American Blended Whiskey is a dying category with a rich heritage. Blended whiskey as a category had its start in the 19th century with the growing rectifying business in America. The invention of the column still in the 1840s made grain neutral spirits very inexpensive to produce. Many of these early blends were as much as 50% aged whiskeys. In the period after the American Civil War, people who did not have the money or the desire to build a distillery, but who wanted to enter the whiskey business, could purchase grain neutral spirits and barrels of aged whiskey and blend them with other ingredients such as fruit juice, caramel coloring and essential oils to create their own blended whiskey. It is true that many of these “blended whiskeys” sometimes did not even have aged whiskey in them, but many of the rectifiers truly wanted to make a good tasting product. John Atherton, a Kentucky distiller who sold many barrels to the rectifiers, defended the practice before Congress in the 1870s by stating that if you can add water to adjust the proof and flavor of a whiskey, why could you not do the same by adding neutral alcohol? It is a compelling argument.
Some people went to great lengths to make a quality blend. James Thompson, who sold his shares of Brown-Thompson to George Forman in order to start his own company, James Thompson & Bro., created a blend called “Old Thompson”. He would make his blend and then place the liquid back in the barrels for at least a year before selling it to consumers. He advertised it as “Wed in the Wood”. Many brands such as I W Harper, Old Forester and Four Roses were created by rectifiers and I know that I W Harper was a blended product as well as a Bourbon. Other brands may have had a blended version in their early history before becoming a straight whiskey.
The Bottled-in-Bond Act of 1897 and the Pure Food and Drug Act of 1906 created a consumer demand for straight whiskeys and blended whiskey began a slow decline in popularity. There were periods of resurgence of blends, such as right after Prohibition and during the Second World War, when aged straight whiskey was hard to come by and companies stretched their stocks by creating blends, but when straight whiskey became available, these blended products declined in sales as consumers bought straight Bourbon brands. There was also a time in the 1970s when consumers were looking for ‘light” products such as beer and whiskey, where blends made a bit of a comeback. Seagram Seven Crown became popular as consumers were mixing it with 7Up for a “7&7”. However, American Blended whiskey has been slowly declining since the 1980s. Today it is hard to find a blended whiskey in the liquor stores other than Seven Crown and Kessler’s.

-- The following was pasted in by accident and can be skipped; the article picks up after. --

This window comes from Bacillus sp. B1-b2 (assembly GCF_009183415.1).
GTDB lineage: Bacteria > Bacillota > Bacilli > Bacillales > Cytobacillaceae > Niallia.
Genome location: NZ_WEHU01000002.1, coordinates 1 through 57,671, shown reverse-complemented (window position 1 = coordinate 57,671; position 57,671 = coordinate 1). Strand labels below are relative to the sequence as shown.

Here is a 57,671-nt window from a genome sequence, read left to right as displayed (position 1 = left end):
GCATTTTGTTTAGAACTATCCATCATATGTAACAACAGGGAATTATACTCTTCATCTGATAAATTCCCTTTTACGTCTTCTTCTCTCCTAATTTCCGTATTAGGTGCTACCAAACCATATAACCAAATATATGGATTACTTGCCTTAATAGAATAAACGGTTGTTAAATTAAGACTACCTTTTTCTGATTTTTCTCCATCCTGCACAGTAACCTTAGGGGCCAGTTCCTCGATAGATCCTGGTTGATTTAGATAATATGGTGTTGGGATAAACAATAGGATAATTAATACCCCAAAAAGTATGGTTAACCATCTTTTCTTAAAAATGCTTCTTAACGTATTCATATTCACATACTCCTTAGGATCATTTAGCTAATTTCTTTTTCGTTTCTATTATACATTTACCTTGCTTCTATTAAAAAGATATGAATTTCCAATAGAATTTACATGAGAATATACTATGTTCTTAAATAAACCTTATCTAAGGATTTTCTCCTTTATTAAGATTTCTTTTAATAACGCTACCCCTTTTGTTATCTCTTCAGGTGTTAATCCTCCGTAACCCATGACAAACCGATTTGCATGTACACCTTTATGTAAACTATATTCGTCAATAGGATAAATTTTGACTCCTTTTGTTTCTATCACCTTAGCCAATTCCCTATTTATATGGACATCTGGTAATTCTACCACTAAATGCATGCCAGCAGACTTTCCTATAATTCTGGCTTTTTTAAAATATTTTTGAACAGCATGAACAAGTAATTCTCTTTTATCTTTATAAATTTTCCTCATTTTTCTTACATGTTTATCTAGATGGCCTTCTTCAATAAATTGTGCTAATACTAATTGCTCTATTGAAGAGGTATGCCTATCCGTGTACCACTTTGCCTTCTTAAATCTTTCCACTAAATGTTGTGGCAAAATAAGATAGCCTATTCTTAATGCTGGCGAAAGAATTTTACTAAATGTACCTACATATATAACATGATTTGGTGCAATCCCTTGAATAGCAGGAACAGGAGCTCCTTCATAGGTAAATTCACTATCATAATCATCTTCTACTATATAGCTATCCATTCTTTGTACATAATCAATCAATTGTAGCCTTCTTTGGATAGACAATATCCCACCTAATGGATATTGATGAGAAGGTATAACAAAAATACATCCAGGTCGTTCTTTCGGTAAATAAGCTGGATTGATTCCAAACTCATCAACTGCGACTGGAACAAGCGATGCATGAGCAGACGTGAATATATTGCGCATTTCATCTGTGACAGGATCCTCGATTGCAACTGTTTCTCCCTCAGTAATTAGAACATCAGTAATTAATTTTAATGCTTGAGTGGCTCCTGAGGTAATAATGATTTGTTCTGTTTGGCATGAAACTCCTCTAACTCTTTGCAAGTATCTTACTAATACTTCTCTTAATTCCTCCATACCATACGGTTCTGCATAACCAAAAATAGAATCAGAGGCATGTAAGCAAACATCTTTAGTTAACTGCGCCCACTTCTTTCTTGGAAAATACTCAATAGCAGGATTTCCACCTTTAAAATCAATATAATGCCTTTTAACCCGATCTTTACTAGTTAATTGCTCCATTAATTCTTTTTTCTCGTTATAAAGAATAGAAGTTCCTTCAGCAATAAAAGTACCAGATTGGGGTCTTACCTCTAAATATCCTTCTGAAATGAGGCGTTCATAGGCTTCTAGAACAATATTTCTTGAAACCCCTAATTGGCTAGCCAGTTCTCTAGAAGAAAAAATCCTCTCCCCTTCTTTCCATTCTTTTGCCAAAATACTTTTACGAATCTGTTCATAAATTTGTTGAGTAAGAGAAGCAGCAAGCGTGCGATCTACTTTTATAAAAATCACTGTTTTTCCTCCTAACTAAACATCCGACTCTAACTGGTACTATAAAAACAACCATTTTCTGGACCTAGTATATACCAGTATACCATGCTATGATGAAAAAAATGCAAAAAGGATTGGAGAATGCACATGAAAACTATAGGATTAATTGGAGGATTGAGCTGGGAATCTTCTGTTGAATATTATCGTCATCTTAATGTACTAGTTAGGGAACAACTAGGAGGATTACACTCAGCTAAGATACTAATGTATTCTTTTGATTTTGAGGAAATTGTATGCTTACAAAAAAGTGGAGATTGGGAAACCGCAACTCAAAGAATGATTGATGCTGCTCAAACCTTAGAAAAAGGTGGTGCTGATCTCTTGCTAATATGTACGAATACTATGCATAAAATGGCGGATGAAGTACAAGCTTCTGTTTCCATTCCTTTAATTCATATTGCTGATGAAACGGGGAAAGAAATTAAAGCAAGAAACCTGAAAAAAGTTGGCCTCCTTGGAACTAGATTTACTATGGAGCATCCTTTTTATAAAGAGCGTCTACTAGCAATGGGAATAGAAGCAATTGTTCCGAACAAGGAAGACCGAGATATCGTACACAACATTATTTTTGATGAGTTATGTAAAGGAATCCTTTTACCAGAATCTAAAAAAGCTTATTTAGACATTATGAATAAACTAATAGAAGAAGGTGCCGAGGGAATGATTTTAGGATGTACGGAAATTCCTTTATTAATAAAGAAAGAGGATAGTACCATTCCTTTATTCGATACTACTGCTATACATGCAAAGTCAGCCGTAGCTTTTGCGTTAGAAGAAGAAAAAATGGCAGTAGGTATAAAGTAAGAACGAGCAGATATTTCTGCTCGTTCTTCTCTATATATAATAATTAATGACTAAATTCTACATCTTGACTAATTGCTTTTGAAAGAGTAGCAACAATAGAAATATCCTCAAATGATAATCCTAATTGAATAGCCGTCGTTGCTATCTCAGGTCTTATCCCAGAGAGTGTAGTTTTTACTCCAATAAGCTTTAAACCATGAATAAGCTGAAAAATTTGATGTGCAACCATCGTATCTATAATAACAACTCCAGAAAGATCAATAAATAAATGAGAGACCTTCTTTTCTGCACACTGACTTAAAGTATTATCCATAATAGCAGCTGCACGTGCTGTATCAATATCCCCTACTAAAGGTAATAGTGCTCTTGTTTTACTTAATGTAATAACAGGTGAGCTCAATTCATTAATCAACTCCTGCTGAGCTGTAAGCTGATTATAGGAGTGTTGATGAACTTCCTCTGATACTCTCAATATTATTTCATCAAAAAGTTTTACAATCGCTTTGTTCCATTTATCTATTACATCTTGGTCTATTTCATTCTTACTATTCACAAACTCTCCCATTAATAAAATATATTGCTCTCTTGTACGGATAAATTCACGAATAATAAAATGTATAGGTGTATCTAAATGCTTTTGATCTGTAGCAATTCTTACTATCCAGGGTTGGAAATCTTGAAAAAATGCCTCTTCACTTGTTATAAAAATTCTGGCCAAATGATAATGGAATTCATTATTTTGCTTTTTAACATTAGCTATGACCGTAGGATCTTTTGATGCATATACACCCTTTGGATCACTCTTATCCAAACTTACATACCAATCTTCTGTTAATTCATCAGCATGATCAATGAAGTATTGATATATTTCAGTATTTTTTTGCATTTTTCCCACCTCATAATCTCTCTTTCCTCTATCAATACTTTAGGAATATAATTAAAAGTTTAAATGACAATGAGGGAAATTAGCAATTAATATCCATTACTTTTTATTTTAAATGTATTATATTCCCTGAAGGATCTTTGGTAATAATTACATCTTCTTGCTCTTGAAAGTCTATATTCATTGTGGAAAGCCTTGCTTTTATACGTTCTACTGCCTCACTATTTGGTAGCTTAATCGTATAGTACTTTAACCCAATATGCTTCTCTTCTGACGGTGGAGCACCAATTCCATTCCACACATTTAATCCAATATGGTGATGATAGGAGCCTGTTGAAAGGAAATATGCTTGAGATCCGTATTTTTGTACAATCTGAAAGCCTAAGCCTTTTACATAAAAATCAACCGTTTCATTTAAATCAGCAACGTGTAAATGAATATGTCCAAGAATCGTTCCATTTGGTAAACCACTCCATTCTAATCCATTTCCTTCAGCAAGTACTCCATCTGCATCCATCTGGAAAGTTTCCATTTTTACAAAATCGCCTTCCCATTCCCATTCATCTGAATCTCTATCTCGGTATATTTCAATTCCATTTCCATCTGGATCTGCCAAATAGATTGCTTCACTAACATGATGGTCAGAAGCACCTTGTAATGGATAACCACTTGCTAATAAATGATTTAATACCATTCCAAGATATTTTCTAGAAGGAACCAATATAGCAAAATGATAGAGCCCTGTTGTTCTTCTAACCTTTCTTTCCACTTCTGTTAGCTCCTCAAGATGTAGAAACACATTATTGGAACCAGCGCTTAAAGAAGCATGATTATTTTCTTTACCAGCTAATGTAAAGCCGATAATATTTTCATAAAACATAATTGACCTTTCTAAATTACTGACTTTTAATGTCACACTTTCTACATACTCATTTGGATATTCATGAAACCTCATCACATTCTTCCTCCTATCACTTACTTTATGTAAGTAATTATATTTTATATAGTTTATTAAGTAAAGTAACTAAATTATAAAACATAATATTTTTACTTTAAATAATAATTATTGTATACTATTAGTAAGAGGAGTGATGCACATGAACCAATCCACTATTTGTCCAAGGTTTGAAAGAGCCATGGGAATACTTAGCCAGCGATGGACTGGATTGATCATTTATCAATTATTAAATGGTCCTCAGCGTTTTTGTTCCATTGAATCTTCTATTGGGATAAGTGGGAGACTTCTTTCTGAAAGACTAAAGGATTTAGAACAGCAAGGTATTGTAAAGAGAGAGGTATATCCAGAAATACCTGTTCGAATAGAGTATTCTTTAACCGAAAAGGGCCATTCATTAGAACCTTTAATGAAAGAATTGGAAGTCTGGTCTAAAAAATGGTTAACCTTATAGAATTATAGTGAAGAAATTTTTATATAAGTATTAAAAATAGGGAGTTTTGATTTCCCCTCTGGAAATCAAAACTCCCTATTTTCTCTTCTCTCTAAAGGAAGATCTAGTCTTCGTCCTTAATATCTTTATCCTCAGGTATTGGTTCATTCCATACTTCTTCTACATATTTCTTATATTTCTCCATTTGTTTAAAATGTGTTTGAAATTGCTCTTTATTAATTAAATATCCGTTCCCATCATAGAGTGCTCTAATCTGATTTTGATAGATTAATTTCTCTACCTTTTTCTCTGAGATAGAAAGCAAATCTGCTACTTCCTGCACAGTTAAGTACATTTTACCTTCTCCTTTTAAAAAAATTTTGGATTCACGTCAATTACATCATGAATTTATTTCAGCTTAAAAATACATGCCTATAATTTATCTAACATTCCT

Today a blend can have as much as 80% grain neutral spirits and flavoring components. The two brands mentioned above are 75% Grain Neutral Spirits (GNS) today. It would be interesting to see some others on the market, a revival some of the old art of blending with more aged spirits and less GNS. Age it in barrels for a time after the blending. Age the neutral spirits before blending. There are methods that can create a decent drink of whiskey with blended products. The Canadians and the Scots have been blending whiskey for years and they still have a market for their blended products, so why not work on creating a better American Blended Whiskey to compete for those consumers? It was done in the past and could be done again.